Sooner or later, when the discussion about Jesus and his possible advocacy of guns comes up, someone will bring up the swords verse.
Recently, I shared on Facebook what I considered to be a very good post from John Pavlovitz, a pastor in North Carolina, about owning guns. I said that I knew some of my friends would like the piece a great deal while others would likely hate it, but I asked everyone to read it with an open mind and at least consider the perspective.
That can be a healthy thing, regardless of the subject matter.
The piece included this:
There is so much suffering and injustice in this world, and with all of the things one who follows Jesus could fight for, lobby for, slap on a bumper sticker for, I could think of a million things that seem to make more sense as a follower of Jesus than guns; poverty eradication, racial equality, abolishing human trafficking, gender equality, sobriety, cancer research, life, education, marriage, prayer, puppies, and on and on and on—but guns? How have they become a flaunted and foundational part of our American Christian tradition?
He raises excellent points. It’s rare that you’ll see Christians lobbying as hard for the majority of those other options as for their rights to their small armories and the zeal with which they’re willing to defend their stuff.
In response to my Facebook post, someone asked about a specific verse:
What about Luke 22:36 where Jesus says .. If you don’t have a sword, sell your cloak and buy one. In today’s setting he might say … If you don’t have a gun, sell your coat and buy one. I also think when things people value are being taken away, we tend to hold onto them tighter.
For the record, I asked him exactly where guns are being taken away, but not surprisingly, never got an answer to that one.
In Luke 22:36, Jesus does indeed tell his disciples to buy a sword. It’s a seemingly strange thing for Jesus Christ to say.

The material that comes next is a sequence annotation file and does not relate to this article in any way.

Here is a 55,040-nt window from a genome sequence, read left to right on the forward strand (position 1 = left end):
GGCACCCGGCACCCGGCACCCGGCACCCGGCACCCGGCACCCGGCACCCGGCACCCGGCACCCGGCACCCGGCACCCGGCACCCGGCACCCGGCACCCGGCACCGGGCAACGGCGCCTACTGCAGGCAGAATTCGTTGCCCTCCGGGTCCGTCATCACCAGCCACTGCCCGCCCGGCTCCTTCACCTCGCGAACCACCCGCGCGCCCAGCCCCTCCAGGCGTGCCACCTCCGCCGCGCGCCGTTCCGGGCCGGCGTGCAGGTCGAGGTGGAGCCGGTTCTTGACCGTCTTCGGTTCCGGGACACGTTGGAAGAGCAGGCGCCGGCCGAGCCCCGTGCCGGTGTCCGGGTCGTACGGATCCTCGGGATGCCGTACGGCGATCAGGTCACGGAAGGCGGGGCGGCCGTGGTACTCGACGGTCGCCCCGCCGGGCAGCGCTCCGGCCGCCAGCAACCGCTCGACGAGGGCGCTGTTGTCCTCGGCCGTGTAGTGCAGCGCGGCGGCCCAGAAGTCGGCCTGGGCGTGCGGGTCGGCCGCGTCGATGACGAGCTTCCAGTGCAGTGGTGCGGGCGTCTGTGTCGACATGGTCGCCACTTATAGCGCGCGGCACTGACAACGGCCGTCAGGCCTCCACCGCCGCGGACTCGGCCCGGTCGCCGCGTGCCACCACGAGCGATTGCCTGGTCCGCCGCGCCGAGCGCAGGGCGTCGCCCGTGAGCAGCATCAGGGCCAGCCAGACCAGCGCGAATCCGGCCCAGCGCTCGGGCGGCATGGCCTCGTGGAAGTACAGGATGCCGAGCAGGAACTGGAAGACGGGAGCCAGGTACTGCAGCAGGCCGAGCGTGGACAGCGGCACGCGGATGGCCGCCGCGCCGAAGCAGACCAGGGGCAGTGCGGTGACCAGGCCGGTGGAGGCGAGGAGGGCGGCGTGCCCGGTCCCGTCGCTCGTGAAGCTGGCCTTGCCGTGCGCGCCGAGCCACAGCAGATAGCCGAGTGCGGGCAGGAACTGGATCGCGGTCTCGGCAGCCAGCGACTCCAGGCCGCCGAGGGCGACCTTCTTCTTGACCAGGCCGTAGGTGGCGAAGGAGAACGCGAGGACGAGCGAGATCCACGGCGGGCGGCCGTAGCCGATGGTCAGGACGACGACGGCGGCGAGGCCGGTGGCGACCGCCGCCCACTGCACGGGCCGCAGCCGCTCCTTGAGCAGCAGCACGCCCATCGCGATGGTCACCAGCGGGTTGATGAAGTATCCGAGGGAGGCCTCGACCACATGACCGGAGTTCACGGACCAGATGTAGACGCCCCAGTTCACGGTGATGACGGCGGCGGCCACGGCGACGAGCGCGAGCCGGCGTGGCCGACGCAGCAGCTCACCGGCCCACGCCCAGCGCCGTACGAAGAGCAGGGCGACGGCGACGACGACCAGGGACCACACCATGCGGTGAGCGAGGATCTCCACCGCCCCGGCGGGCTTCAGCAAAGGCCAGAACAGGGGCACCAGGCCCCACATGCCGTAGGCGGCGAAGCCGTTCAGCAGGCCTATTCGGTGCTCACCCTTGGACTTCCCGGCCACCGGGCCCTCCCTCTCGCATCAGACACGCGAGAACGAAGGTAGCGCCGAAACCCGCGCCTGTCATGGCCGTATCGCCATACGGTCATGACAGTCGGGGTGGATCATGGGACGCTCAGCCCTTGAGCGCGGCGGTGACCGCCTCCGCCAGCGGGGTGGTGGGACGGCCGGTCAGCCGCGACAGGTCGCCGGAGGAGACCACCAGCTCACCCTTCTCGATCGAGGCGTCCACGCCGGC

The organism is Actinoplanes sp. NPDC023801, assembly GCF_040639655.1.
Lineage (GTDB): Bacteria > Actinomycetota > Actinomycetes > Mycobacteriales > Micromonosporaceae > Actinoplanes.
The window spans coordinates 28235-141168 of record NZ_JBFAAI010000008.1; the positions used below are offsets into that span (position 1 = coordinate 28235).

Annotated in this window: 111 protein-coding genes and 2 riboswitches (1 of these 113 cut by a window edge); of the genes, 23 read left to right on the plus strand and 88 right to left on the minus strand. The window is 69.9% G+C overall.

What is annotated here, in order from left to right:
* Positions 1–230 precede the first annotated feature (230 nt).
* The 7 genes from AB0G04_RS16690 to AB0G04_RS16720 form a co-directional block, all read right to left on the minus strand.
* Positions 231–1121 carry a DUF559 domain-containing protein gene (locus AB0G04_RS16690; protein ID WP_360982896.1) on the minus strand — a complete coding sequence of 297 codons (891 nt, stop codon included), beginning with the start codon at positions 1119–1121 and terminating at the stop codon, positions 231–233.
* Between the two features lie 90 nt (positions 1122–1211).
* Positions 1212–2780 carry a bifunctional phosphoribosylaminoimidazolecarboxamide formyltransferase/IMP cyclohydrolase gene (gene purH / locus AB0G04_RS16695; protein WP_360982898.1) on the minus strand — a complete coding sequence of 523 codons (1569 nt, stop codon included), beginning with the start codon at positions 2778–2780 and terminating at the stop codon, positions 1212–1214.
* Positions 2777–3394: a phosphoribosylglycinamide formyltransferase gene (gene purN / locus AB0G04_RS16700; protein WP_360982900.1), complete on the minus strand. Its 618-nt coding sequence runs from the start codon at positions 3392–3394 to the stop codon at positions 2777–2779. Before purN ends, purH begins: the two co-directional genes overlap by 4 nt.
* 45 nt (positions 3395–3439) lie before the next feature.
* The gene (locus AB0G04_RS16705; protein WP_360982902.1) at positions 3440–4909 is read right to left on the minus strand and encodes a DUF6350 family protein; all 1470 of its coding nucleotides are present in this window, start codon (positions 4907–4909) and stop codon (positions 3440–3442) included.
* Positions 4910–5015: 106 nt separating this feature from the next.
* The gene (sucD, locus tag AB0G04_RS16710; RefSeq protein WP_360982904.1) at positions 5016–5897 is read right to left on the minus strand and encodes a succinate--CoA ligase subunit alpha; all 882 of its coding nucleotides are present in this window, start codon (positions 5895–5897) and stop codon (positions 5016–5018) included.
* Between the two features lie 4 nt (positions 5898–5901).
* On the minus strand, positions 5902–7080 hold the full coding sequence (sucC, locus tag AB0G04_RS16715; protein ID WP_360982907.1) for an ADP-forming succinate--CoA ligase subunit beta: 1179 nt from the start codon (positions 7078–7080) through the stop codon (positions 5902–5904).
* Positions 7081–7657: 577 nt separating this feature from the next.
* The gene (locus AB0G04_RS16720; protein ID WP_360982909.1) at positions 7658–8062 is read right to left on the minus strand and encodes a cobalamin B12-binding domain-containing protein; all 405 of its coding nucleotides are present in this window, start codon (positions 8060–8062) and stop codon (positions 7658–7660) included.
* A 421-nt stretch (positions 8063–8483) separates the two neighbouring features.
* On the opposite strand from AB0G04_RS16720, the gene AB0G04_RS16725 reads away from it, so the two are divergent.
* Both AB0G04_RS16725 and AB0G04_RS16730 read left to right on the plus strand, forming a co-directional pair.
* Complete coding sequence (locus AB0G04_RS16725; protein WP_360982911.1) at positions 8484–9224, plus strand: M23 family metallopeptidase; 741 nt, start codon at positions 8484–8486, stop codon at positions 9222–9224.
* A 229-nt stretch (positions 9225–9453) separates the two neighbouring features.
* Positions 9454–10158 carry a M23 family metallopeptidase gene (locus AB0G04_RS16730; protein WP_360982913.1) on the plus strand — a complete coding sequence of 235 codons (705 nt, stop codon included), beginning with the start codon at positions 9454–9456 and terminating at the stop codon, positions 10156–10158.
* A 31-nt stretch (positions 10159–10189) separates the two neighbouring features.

Christians have this unfortunate habit of grabbing a single verse and running with it, completely ignoring the context of the verse or the reason for the quotation it contains.
So let me set the scene.
Christ was on a mission. He was focused on fulfilling the will of His Father, not on fulfilling a passage about gun rights in the Constitution of the United States that would be written nearly 17 centuries later.
Christ was determined to live out His own destiny to be able to then offer the gift of salvation to everyone else.
If you read Chapter 22, this determination becomes clear. In the very next verse, Luke 22:37, he reminds his disciples that Scriptures say He will be “numbered with the transgressors.” He wants there to be no chance that they wouldn’t appear to be transgressors; knowing what it to come and the reason behind it, He doesn’t want any detail to cause failure of the mission.
His disciples respond in verse 38, telling Him they have two swords. He says, “It is enough.”
Two swords would never be enough to mount a true defense and save Christ from those who would want Him crucified. If you believe Christ was who He said He was, you have to agree that He knew this would be the case.
Using Luke 22:36 as Jesus’s permission to arm oneself becomes even more difficult after what happens when one of the disciples actually uses the sword to protect Christ from those who are there to arrest Him. The man draws his sword and strikes the servant of the high priest, cutting off the servant’s ear.
Jesus’s reaction was not one of congratulations. It was admonishment:
“Put your sword back in its place,” Jesus said to him, “for all who draw the sword will die by the sword.”
Jesus asks if the disciple doesn’t think that Jesus could have called upon God to rescue Him if that was what He wanted? Jesus then asks him, “But how then would the Scriptures be fulfilled that say it must happen in this way?”
Luke 22:52 tells us that Jesus touched the man’s ear and healed him.
Even when His own life was on the line, the use of the sword was not welcomed by Jesus.
While the Bible does not prohibit the notion of self-defense, one cannot reasonably use the swords verse as an advocation of deadly force when that verse is placed in context of the entire narrative.